New Delhi: Arvind Kejriwal has slammed Lieutenant Governor Anil Baijal, and may be rightly so, for delaying rehabilitation of slum dwellers under his jurisdiction, but a shelter board headed by the Chief Minister has itself held up plans to give houses to 2,500 families across Delhi.
These 2,500 families, living in some 20 slum clusters across the city, have even paid Rs 68,000 each to the Delhi government in 2013 as their share to build houses. They are among the 4,000 families that have paid the money, but only 1,500 have been given houses.
Ironically though, Kejriwal, earlier this month, accused Baijal of delaying the rehabilitation of evicted slum dwellers of Kathputli Colony in central Delhi that comes under the Delhi Development Authority (DDA) headed by by the Lt. Governor (LG).
The DDA looks after the rehabilitation of slum clusters in areas where it owns the land. And in areas where the government owns the land, the rehabilitation is done by the Delhi Urban Shelter Improvement Board (DUSIB) that Kejriwal heads by virtue of being the Chief Minister.
Criticising the LG for the delay, the Chief Minister also asked Baijal to transfer all slum clusters for rehabilitation under the DDA to the Delhi government, promising to “complete it (rehabilitation) within a period of three years”.
Kejriwal has had rocky ties with Baijal and his predecessor, Najeeb Jung, over who the real administrator of the city is, often causing a war of words between them.
In a letter to the LG on January 4, a copy of which is with the IANS, the Chief Minister said despite the work being handed over to Raheja Developers in 2009, not much progress has been made to build houses for the Kathputli Colony slum dwellers.
“I request the LG, also the chairman of the DDA, to transfer all the (development projects for slum dwellers) in DDA land parcels to DUSIB/GNCTD for rehabilitation. (The) Delhi government will rehabilitate all the JJ Bastis within a period of three years,” the letter says.
However, a deeper look into the performance of the shelter board gives the impression that it may be as remiss as the DDA.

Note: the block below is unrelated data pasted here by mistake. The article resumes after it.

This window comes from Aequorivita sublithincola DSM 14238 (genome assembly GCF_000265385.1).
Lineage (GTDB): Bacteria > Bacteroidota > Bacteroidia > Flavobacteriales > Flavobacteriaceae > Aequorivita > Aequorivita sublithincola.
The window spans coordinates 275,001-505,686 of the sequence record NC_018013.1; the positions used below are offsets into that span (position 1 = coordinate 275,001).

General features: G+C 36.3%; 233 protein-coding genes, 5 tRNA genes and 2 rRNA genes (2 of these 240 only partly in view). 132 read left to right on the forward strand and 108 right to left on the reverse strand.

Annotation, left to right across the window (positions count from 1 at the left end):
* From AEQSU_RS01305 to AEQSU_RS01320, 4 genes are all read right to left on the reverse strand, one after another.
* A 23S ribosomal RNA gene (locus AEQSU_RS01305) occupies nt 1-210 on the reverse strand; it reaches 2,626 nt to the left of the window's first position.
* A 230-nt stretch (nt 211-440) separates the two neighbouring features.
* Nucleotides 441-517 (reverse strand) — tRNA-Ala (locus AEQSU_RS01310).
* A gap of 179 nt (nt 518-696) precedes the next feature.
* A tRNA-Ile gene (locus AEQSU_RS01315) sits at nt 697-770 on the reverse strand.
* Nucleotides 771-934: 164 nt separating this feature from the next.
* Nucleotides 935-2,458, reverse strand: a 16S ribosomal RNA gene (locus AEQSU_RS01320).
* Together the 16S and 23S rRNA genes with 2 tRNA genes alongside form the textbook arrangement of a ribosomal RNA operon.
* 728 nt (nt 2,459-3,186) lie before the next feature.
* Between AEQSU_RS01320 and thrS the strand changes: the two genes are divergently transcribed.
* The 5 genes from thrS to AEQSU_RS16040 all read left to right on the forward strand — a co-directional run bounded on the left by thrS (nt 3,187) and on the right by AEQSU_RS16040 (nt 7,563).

In 2013, the Delhi government had collected Rs 68,000 each from around 4,000 families in 32 slums across the city. They were promised flats and the project was handed over to the DUSIB, officials and some of the slum dwellers told IANS.
DUSIB CEO Shurbir Singh told IANS that after the AAP government came to power in 2015, the rehabilitation policy was changed to include more slum dwellers. The policy was approved on December 11, 2017.
“(It) took a lot of time and it was one of the major reasons for the delay,” Shurbir Singh explained.
He said the process was further complicated as the chunks of land on which slum clusters existed belonged to different civic bodies, state and central government-controlled agencies like the Railways and the Defence Ministry.
“The land owning agencies have to come forward and pay their share of money for rehabilitation,” he said, expressing his inability to give a deadline for providing houses to those who have paid for it five years ago and were even allotted flat numbers.
Aktari Begum, 60, from Dhobi Ghat, a slum cluster in west Delhi, is one of those whose allotment letter says that she has been allotted flat number 40C in Baprola.
She said she even went to see the house that “was on the third floor” of a building. But was later told that since the government had changed the policy, she and other slum dwellers will have to go through the process once again before they are allotted a new flat.
Begum recalled how she and other dwellers tried to meet Kejriwal but the meeting didn’t happen.